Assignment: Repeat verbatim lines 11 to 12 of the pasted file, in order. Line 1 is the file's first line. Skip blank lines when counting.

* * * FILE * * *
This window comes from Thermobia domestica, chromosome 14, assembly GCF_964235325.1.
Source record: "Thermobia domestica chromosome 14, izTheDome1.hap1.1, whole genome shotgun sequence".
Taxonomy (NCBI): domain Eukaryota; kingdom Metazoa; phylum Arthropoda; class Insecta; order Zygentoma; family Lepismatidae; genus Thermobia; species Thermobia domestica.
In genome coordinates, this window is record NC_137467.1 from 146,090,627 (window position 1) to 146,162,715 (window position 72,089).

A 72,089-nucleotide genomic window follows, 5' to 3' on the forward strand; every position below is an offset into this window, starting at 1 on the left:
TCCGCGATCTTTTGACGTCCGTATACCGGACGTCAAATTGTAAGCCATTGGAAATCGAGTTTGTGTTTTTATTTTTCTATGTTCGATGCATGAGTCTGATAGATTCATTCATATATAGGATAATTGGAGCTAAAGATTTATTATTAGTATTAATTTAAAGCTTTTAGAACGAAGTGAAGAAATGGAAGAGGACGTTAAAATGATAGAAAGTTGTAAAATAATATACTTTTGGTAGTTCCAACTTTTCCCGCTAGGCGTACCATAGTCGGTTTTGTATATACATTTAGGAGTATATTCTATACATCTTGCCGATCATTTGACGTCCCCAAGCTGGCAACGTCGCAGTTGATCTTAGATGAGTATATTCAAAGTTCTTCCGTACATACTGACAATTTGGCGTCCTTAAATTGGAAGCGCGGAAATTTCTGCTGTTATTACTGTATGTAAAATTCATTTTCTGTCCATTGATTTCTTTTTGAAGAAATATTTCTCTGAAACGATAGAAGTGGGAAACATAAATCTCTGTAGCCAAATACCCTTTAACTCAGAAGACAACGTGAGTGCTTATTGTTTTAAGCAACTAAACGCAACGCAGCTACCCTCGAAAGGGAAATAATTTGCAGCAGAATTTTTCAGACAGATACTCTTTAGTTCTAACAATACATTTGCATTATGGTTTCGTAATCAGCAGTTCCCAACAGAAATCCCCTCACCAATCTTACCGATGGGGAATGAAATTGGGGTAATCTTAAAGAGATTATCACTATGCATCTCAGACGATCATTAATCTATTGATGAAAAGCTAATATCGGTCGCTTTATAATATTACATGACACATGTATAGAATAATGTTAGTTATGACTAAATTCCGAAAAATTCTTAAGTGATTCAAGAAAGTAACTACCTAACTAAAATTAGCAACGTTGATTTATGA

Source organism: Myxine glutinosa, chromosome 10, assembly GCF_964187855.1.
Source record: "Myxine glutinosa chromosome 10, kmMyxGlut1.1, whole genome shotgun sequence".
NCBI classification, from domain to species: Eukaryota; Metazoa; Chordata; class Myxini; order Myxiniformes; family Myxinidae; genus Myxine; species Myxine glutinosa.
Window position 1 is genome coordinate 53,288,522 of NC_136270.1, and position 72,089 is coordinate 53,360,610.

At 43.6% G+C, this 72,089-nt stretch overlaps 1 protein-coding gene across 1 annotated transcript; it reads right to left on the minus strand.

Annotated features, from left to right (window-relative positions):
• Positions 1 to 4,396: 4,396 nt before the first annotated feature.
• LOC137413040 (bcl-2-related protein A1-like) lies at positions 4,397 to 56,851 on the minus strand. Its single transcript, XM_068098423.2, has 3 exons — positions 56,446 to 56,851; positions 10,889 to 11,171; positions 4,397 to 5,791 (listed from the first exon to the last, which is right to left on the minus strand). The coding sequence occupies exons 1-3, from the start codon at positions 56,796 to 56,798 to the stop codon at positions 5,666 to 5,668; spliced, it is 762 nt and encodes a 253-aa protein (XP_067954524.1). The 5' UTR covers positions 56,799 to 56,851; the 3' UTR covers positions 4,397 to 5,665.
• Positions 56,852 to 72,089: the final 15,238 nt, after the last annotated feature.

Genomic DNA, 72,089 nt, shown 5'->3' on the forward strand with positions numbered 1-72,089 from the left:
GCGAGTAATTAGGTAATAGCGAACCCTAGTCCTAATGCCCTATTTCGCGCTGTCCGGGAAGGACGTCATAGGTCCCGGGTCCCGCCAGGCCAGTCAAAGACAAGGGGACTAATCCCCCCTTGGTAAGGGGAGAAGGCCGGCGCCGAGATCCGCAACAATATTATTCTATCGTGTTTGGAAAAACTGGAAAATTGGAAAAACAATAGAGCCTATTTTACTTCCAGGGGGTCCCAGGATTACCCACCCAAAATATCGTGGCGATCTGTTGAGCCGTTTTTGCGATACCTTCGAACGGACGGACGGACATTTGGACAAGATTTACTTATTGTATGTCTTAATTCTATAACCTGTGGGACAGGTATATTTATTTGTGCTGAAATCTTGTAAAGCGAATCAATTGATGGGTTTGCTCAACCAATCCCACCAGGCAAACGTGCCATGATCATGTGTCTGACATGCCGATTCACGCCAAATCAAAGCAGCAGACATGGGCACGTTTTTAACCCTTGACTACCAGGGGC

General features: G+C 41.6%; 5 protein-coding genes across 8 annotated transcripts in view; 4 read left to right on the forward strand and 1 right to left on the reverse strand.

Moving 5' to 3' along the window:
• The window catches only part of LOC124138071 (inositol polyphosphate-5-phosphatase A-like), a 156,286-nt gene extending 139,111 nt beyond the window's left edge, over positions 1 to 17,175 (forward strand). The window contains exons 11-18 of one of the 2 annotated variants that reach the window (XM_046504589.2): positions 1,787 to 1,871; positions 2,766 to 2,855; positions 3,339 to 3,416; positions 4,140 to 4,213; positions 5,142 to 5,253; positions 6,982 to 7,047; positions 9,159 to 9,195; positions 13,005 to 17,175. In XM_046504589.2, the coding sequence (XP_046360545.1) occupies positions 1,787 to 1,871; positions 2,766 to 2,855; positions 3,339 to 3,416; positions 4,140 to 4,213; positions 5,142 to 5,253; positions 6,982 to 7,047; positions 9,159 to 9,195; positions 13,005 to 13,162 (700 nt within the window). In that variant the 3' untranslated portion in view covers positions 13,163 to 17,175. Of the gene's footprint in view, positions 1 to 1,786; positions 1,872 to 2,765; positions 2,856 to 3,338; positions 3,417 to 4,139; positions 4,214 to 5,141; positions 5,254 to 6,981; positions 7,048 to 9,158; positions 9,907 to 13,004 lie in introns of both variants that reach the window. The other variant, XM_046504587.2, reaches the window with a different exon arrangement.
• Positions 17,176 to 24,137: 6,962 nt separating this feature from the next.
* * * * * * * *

At 43.6% G+C, this 72,089-nt stretch overlaps 1 protein-coding gene across 1 annotated transcript; it reads right to left on the minus strand.

Annotated features, from left to right (window-relative positions):